Corneal graft survival better after ALK than PK

By Sarah Guy

Patients treated with anterior lamellar keratoplasty (ALK) for tectonic indications have better physiologic graft survival outcomes than their counterparts treated with penetrating keratoplasty (PK), despite the former procedure raising the risk for anatomic failure, report researchers.

While ALK patients were more likely to need a repeat corneal graft within 3 months, if the graft did survive that time, 10-year graft survival was higher in ALK than PK patients, at 66.8% versus 44.2%.

Furthermore, almost all patients (95%) had tectonic (anatomic) success after corneal grafting (where anatomic failure is defined as recurrence of corneal thinning/melting), but those with severe lid disease had a sixfold increased risk for failure compared with those without the disease.

"Tectonic grafts are vital in restoring globe integrity in patients with descemetoceles and corneal perforation," say Donald Tan (Singapore National Eye Centre) and colleagues in Ophthalmology.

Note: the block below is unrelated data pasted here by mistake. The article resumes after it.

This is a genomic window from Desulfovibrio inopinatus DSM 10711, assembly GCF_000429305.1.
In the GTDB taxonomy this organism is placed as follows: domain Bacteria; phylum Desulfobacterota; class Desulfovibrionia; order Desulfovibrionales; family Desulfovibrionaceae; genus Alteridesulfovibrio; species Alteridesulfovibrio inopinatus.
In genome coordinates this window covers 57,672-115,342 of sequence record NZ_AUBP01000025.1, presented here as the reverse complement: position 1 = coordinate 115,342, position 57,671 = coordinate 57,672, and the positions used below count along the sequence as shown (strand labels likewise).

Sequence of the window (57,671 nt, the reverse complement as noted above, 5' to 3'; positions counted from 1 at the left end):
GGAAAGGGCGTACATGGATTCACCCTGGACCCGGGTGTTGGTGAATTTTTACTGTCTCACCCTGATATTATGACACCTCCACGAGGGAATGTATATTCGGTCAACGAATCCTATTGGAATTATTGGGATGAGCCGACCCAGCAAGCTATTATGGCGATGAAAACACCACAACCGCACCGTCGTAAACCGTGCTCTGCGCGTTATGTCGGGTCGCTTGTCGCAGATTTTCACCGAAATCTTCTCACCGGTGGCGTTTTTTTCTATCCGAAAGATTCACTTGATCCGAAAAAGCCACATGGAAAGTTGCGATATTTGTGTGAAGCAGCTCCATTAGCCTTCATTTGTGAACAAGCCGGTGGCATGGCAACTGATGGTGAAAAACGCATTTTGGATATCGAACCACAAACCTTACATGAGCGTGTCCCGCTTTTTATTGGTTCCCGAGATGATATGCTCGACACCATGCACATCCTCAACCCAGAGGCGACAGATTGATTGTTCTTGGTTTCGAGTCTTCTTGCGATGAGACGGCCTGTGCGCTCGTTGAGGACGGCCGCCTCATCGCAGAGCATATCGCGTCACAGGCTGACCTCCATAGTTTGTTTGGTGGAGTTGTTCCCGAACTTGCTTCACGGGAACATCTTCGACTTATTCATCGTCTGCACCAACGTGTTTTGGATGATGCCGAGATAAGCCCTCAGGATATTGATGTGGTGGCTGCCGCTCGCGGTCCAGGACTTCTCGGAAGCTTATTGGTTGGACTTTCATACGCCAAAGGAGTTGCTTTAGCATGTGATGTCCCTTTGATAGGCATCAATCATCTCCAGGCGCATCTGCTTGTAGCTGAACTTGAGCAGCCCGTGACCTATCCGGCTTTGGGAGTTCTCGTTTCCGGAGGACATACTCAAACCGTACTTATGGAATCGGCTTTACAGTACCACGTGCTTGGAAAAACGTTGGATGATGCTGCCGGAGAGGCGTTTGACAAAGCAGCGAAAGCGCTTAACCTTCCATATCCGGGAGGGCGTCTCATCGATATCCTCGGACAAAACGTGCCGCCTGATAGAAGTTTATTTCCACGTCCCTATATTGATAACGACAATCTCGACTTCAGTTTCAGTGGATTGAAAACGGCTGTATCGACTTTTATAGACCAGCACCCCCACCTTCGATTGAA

"Our study results strengthen the benefits of tectonic ALK over that of PK," they add.

The most frequent reasons for the 362 patients (362 eyes) in the study undergoing either ALK (n=127) or PK (n=142) during the 18-year data period were active infection (37.3%) followed by trauma (21.8%).

A total of 18 eyes (5%) needed secondary surgery within 3 months of their initial procedure, and 10 of these eyes had been treated with ALK.

After accounting for confounders including age, gender, race, and donor size, the risk for anatomic failure was significantly higher in patients with severe lid disease (n=30, odds ratio [OR] 6.1), patients who had undergone ALK (OR=7.5), and those who had received peripheral (rather than central) grafts (OR=5.7).

However, eyes that underwent ALK had better physiologic survival probabilities in Kaplan-Meier survival analysis than PK-treated eyes, say Tan et al, with 1-, 3-, and 5-year survival rates of 83.0%, 70.3%, and 66.8% versus 75.1%, 63.2%, and 56.2%, respectively, although these differences were not significant.

The research team analyzed visual acuity (VA) outcomes, despite their secondary importance in corneal graft cases, and found significantly greater improvement in best spectacle-corrected VA among ALK-treated eyes compared with PK-treated eyes at 3 years, at 1.5 points versus 0.9 points on the Snellen VA chart.

"Longer-term studies are required to confirm the trend that tectonic ALK provides better visual rehabilitation compared with PK," remark the authors.

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